So much focus is given in securing modern electric vehicles (EV) that accessories are sometimes overlooked. Cybersecurity firm Kaspersky Lab (Kaspersky) found some vulnerabilities from an EV charger supplied by a major vendor.
Upon testing the charger, Kaspersky saw that should it be exploited in a cyber attack, it can potentially affect the home electricity network.
While EV is hailed as environment-friendly because it does not consume harmful gas or fuel, charging stations are very rare in locations where there are few of this type of cars. In bigger cities or countries, governments have provided charging stations for citizens using EV.
The researchers found that, if compromised, the connected charger could cause a power overload that would take down the network it was connected to, causing both financial impact and, in the worst-case scenario, damaging other devices connected to the network.
Least obvious elements
“People often forget that in a targeted attack, cybercriminals always look for the least obvious elements to compromise in order to remain unnoticed,” said Dmitry Sklyar, a security researcher at Kaspersky Lab. “This is why it is very important to look for vulnerabilities, not just into unresearched technical innovations, but also in their accessories — they are usually a coveted prize for threat actors. As we have shown, vendors should be extra careful with connected vehicle devices, and initiate bug-bounties or ask cybersecurity experts to check their devices. In this case, we were fortunate to have a positive response and a rapid patch of the devices, which helped to prevent potential attacks.”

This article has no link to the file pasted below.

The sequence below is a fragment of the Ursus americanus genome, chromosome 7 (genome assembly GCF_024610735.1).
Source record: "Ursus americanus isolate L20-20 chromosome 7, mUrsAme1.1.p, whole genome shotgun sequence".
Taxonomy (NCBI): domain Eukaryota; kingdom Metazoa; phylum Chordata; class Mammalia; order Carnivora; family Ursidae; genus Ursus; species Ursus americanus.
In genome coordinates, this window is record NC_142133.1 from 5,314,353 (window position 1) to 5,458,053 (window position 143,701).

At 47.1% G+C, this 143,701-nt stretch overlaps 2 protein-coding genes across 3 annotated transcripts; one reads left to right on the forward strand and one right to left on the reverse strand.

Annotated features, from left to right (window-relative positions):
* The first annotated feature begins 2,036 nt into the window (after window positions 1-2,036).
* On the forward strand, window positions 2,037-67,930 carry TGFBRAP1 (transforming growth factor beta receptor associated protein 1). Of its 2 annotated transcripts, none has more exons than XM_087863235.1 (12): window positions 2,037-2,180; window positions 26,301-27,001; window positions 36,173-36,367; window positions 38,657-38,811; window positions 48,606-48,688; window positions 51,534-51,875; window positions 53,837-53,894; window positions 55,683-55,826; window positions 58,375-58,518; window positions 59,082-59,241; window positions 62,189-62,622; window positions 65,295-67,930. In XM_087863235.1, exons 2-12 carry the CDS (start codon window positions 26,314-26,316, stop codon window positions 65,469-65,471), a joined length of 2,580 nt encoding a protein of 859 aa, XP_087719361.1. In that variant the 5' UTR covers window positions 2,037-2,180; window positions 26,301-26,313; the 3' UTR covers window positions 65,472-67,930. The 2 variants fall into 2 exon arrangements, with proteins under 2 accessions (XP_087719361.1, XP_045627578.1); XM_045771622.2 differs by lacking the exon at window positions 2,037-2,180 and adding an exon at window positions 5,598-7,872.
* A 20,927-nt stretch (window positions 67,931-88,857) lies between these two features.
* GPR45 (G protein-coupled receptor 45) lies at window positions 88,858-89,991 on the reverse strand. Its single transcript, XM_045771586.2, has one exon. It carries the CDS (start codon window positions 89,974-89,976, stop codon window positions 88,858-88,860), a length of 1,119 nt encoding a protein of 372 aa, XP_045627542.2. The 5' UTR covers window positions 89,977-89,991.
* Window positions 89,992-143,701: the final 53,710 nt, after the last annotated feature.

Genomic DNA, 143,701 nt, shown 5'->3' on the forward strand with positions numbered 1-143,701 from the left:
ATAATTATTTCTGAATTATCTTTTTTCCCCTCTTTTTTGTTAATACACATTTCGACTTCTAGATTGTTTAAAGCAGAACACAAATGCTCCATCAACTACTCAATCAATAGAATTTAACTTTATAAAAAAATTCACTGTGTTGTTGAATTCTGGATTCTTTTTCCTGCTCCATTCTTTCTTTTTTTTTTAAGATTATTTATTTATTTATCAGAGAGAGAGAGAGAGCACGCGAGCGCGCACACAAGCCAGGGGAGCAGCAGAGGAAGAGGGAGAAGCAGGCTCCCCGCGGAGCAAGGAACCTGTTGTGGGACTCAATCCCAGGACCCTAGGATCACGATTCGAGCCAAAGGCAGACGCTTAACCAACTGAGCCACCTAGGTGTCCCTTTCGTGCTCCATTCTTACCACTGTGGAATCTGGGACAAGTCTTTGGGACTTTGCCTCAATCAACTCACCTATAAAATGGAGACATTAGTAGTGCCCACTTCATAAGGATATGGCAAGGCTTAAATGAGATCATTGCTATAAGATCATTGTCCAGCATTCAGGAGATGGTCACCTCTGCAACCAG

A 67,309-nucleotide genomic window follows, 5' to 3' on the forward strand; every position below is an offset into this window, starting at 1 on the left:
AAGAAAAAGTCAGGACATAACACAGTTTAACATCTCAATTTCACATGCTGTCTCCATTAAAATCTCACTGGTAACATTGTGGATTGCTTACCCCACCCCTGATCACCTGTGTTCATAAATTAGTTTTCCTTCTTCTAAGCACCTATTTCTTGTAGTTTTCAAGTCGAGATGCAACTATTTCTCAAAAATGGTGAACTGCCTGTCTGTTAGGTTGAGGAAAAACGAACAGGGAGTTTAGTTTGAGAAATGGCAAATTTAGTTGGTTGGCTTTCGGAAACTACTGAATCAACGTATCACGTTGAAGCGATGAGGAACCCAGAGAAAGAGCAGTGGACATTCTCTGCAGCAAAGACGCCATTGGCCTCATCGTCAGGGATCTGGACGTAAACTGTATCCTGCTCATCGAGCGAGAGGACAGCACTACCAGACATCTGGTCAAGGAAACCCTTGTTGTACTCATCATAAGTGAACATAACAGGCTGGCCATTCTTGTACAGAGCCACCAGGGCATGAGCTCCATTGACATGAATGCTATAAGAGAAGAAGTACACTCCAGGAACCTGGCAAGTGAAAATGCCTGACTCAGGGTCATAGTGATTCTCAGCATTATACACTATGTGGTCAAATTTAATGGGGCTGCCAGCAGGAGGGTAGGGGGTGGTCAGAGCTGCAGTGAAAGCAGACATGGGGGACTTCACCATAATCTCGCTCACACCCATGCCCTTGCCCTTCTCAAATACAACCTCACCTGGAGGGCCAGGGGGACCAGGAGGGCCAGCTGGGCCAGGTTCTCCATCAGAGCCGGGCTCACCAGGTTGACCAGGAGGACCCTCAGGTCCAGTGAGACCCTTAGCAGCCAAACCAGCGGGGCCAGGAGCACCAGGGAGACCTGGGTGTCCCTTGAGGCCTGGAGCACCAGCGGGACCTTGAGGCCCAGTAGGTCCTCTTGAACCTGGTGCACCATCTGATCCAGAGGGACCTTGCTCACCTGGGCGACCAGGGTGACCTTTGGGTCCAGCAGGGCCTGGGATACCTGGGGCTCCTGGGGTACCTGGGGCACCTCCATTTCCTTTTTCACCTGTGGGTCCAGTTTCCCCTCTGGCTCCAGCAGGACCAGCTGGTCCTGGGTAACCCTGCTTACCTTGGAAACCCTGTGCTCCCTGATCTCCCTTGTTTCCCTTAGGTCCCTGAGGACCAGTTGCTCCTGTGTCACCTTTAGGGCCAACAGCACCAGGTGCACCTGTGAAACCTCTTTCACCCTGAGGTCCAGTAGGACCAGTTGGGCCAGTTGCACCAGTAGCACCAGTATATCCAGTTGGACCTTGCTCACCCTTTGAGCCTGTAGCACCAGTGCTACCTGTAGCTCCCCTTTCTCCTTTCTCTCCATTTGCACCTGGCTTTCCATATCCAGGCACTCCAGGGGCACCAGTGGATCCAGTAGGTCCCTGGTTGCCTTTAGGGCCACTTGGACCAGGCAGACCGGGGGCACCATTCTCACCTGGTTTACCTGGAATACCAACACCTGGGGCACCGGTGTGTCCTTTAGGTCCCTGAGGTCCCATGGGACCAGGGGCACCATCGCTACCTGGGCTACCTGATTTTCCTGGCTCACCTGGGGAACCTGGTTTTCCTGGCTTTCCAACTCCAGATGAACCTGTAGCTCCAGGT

The researchers found a way to initiate commands on the charger and to either stop the charging processor or set it to the maximum current possible. While the first option would only prevent a person from using the car, the second one could cause the wires to overheat on a device that is not protected by a trip fuse.
By obtaining Wi-Fi access to the network charger, an attacker can change the amount of electricity the EV will consume. Kaspersky said that because “the devices are made for domestic use, security for the wireless network is likely to be limited.”
It would be easy-peasy for attackers to gain access with methods such as “brute-forcing all possible password options, which is quite common: according to Kaspersky Lab statistics, 94 percent of attacks on IoT (Internet of Things) in 2018 came from Telnet and SSH password brute-forcing.”
As soon as the attackers were able to “infiltrate” the wireless networks and found the chargers IP address, they are now free to exploit vulnerabilities and disrupt operations.
Kaspersky Lab recommends taking the following security measures:
Regularly update all your smart devices to the latest software versions. Updates may contain patches for critical vulnerabilities, which, if left unpatched, may give cybercriminals access to your house and private life. Don’t use the default password for Wi-Fi routers and other devices, change it to strong ones and don’t use the same password for several devices. We recommend isolating the smart home network from the network used by your or your family’s personal devices for basic Internet searching. This is to ensure that if a device is compromised with generic malware through a phishing email, your smart home system won’t be affected.